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Consider the following scenario.

Alice, Carol and Bob create and fund a script with the following rules: if now, alice pubkey, bob pubkey else if now+500 blocks, bob pubkey, carol pubkey else if now+1000 blocks, ANYONECANSPEND

The question is if anyone (besides Alice, Bob and Carol who have the redeem script) can tell by looking at the address (script hash) that its final condition is ANYONECANSPEND, and miners for example choose not to include it in a block until the last nLockTime passes and the miner can claim the entire output, not just the fee.

Based on my current understanding, just by looking at a native P2WSH address (hash of script) it tells you nothing about the redeem script, or am I wrong?

Also, can miners learn the final condition if the output is spent at its second nLockTime, like when Bob and Carol try to spend, they must also provide the redeem script, thus allowing miners to see that if they wait 500 more blocks they can claim the entire output, not just the fee, and not include it in a block until then. Thank you.

  • I think that is an interesting or maybe conflicting use case: if N+1000, ANYONECANSPEND - a miner would also be an "ANYONE"? Or do you have specific people in mind, that shall be able to spend? – pebwindkraft Jan 30 '18 at 10:52
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As there are no known preimage attacks on RIPEMD160 and SHA256, it is impossible to know what the contents of a redeemScript are given just the scriptHash. So yes, it is impossible to know what conditions are necessary to spend from an address given just the address. That is one of the main points of using scriptHashes: it hides the redeemScript from others until it is spent from.

Also, can miners learn the final condition if the output is spent at its second nLockTime, like when Bob and Carol try to spend, they must also provide the redeem script, thus allowing miners to see that if they wait 500 more blocks they can claim the entire output, not just the fee, and not include it in a block until then.

Yes, this is currently a problem. If the transaction is signed and broadcast, the redeemScript will be revealed and miners could then see the ANYONECANSPEND condition in which case they may be incentivized to not let the transaction confirm. This is an issue.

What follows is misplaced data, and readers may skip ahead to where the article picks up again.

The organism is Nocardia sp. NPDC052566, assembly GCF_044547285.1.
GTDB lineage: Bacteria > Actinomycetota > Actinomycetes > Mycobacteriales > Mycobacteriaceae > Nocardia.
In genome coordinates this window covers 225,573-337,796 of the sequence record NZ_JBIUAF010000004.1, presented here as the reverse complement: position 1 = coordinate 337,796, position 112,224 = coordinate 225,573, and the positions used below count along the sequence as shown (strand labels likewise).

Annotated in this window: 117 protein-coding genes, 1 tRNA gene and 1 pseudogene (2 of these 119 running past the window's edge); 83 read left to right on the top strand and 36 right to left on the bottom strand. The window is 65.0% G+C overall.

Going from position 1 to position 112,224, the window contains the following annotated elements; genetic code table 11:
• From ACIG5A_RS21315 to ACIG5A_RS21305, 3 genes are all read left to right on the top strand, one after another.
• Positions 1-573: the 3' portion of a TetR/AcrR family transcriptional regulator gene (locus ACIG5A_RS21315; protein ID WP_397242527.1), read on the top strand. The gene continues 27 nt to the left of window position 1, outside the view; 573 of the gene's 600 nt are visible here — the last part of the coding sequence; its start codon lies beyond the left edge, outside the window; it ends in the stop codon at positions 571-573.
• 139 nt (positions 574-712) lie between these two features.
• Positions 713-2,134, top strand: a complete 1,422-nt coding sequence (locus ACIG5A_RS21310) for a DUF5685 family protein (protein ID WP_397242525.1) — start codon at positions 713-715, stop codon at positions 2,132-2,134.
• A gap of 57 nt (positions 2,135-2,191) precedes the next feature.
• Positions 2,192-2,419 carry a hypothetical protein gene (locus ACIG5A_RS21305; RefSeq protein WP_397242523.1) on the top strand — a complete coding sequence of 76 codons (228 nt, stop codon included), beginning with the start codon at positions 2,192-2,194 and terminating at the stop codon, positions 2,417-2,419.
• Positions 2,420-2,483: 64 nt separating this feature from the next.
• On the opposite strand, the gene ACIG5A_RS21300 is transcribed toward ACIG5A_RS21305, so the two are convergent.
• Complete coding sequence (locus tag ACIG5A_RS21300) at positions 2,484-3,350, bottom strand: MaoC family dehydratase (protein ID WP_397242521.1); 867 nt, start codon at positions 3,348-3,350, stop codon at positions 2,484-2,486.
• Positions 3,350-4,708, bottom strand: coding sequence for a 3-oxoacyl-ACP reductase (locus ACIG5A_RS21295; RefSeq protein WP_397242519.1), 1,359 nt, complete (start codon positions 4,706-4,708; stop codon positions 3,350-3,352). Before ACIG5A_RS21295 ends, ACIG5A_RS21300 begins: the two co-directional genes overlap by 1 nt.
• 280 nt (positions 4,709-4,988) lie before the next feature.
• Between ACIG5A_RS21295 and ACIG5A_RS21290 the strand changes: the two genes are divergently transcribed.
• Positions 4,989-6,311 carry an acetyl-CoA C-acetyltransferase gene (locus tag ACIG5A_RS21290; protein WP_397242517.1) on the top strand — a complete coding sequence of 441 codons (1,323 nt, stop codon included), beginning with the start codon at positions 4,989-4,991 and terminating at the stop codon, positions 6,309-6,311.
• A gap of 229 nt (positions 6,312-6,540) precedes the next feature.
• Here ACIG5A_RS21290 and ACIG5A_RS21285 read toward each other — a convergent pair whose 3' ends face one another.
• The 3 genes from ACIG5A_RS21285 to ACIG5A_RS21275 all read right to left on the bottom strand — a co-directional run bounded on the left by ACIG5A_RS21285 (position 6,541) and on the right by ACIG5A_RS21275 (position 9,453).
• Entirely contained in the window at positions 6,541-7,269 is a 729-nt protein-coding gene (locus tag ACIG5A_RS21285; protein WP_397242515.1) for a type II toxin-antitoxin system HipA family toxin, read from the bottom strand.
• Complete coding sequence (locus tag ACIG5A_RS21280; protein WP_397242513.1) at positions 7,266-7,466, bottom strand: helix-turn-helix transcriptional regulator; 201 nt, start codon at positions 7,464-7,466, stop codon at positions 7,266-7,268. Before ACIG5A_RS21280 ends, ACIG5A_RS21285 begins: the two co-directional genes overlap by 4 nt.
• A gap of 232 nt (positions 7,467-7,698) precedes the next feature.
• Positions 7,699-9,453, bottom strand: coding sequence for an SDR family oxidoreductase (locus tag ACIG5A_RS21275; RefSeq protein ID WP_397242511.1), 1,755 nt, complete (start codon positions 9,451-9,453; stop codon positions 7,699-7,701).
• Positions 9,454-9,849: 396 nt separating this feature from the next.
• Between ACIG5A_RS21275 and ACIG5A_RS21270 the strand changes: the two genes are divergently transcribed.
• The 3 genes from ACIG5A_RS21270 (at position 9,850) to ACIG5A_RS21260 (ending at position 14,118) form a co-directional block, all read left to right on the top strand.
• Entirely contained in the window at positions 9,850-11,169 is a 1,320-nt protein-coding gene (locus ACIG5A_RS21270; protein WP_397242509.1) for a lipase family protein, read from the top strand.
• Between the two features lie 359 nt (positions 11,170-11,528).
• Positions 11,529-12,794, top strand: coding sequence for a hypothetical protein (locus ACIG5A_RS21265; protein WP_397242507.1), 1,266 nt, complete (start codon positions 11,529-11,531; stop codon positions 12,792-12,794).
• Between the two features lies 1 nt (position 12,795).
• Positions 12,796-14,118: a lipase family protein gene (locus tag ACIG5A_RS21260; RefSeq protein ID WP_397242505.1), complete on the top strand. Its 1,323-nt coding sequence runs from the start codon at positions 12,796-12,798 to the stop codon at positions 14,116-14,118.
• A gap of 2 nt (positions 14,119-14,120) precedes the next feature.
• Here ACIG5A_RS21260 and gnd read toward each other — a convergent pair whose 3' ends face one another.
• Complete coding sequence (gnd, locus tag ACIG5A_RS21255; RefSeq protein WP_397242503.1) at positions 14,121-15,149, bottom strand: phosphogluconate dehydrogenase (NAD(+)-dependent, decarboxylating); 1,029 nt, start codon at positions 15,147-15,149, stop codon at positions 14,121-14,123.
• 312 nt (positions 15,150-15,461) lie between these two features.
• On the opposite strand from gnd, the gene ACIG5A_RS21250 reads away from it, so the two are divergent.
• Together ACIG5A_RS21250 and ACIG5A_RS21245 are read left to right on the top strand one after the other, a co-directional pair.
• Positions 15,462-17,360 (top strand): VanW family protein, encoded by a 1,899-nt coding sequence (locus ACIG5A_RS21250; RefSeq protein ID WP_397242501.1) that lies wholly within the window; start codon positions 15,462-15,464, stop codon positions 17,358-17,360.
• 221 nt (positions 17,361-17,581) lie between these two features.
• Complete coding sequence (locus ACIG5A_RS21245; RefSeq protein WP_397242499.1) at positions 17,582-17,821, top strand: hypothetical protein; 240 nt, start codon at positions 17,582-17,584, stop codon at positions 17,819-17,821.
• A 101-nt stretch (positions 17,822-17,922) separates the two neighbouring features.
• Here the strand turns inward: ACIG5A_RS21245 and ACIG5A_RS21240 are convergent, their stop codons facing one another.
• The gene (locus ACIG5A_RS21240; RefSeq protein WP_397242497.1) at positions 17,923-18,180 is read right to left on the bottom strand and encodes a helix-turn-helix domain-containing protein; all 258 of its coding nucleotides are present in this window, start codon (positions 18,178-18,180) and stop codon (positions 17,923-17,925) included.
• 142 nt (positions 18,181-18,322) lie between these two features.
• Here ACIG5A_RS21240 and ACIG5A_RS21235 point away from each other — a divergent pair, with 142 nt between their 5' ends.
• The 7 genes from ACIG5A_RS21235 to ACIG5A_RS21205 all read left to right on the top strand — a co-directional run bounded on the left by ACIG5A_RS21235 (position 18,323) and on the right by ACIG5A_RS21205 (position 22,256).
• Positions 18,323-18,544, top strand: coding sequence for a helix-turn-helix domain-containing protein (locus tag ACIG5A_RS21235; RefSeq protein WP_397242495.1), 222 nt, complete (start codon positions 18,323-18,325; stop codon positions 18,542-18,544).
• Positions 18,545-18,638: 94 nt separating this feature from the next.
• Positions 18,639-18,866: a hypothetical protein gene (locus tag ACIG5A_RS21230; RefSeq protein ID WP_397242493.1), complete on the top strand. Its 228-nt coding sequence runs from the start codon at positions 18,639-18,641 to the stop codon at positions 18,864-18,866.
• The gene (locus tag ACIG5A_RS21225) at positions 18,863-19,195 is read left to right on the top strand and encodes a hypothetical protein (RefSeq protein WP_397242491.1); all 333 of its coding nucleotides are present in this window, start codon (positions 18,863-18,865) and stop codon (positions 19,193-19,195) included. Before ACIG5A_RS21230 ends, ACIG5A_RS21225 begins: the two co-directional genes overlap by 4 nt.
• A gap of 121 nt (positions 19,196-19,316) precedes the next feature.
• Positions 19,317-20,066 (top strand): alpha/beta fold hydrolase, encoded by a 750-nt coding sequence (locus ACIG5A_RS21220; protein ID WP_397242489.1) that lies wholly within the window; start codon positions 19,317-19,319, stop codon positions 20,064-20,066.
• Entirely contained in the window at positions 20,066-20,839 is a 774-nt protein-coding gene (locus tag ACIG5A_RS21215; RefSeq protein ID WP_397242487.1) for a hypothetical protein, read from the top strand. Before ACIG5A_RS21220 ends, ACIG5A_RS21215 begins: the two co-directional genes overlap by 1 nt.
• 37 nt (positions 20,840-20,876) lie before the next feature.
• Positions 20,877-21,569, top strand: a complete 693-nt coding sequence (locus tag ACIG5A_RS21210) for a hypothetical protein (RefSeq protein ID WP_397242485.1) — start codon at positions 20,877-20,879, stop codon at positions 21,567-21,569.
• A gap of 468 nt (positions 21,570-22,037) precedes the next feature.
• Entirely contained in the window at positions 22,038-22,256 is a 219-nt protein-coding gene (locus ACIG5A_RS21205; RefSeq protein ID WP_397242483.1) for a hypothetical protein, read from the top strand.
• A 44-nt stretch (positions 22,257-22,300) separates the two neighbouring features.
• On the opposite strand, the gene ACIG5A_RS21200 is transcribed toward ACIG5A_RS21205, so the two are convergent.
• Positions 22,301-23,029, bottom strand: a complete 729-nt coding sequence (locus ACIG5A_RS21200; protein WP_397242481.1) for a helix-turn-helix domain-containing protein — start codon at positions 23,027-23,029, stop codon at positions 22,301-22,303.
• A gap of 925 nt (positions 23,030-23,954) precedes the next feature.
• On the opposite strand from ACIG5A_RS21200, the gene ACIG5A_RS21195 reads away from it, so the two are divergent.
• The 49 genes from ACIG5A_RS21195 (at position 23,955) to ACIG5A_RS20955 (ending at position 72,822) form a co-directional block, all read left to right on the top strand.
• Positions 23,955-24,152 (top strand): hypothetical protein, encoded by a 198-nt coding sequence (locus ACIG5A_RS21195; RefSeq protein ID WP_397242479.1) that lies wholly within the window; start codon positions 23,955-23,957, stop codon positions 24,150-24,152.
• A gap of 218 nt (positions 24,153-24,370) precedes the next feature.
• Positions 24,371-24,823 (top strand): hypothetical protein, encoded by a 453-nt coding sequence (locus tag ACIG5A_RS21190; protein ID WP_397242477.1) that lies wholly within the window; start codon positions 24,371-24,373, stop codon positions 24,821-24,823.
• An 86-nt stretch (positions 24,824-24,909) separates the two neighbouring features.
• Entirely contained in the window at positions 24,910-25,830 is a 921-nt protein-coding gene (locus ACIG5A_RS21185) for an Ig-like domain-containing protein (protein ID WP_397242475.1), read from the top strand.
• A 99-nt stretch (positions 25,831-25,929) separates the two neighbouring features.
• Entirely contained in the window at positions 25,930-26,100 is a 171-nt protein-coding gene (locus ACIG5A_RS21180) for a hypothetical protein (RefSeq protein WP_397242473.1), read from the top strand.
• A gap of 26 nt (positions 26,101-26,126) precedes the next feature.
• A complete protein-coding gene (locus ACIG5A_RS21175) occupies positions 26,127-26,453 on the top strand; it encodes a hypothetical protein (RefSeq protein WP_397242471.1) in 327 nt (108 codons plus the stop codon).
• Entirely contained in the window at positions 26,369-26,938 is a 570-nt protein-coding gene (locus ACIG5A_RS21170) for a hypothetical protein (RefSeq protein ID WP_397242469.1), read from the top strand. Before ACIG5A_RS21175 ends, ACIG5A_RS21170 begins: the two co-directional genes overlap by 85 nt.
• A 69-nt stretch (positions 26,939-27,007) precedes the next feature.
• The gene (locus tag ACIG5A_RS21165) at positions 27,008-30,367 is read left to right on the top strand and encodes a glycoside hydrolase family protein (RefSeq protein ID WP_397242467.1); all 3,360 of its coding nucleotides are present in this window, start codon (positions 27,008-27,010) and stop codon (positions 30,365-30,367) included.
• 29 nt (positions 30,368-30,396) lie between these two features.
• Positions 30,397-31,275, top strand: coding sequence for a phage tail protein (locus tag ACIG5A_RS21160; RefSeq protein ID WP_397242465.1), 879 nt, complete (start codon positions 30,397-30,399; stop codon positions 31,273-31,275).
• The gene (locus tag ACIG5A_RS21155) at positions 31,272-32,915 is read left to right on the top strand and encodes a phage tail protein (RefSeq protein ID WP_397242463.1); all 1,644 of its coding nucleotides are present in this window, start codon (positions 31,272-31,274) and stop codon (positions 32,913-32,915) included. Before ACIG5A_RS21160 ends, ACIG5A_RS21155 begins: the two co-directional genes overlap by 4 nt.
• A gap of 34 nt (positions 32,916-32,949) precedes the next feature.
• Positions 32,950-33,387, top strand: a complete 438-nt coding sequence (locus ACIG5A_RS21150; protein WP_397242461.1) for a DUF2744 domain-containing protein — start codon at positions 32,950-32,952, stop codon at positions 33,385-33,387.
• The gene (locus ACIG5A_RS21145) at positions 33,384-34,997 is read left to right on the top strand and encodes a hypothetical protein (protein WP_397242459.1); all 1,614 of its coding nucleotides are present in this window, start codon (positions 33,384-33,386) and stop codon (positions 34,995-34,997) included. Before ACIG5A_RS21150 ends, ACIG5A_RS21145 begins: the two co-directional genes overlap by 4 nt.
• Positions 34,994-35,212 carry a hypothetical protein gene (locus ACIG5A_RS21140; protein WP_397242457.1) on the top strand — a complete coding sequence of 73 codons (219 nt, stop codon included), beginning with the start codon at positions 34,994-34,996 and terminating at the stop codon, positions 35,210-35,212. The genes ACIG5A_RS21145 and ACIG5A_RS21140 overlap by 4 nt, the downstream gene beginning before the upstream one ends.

However that issue is not without solution. This is specifically something that MAST (BIP 114) fixes. Basically un-visited branches in the script are hidden behind a hash. So if MAST were available and the redeemScript made use of it, then the conditions which were not used (e.g. the ANYONECANSPEND condition) would be hidden behind another hash and thus outside observers would not know about it.

Taproot is an expansion on MAST which adds further privacy by making it so that observers won't even know that there were other branches that were not used.

  • Thank you as always professional answer. But what if I spend it at second nLockTime, when Bob and Carol can sign, this will require them to also post the redeem script, and in the redeem script the final condition with ANYONECANSPEND will be visible, correct? So a malicious miner may not include this in any block, and wait 500 more blocks to claim the entire output. – skydanc3r Jan 30 '18 at 2:07
  • The miner can copy the redeemscript, keep it for 500 more blocks and use it as anyonecanspend later. Again, this does not ensure him profit because any miner can do it, it will be a race between miners to claim it, but still if they all collude they are incetived to not include it in a block and wait until they can claim it, whoever finds the first block after it's anyonecanspend locktime expires is the lucky one, so be it. Silent gentleman's understanding. – skydanc3r Jan 30 '18 at 2:09
  • I updated my answer to address that. – Andrew Chow Jan 30 '18 at 2:16
  • Thank you - very clear. Can we use MAST or Taproot NOW, in production? or is it a softfork that has to be implemented first? – skydanc3r Jan 30 '18 at 10:53
  • MAST and Taproot are still in design and implementation phases. They will require a soft fork in order to be used. – Andrew Chow Jan 30 '18 at 17:08

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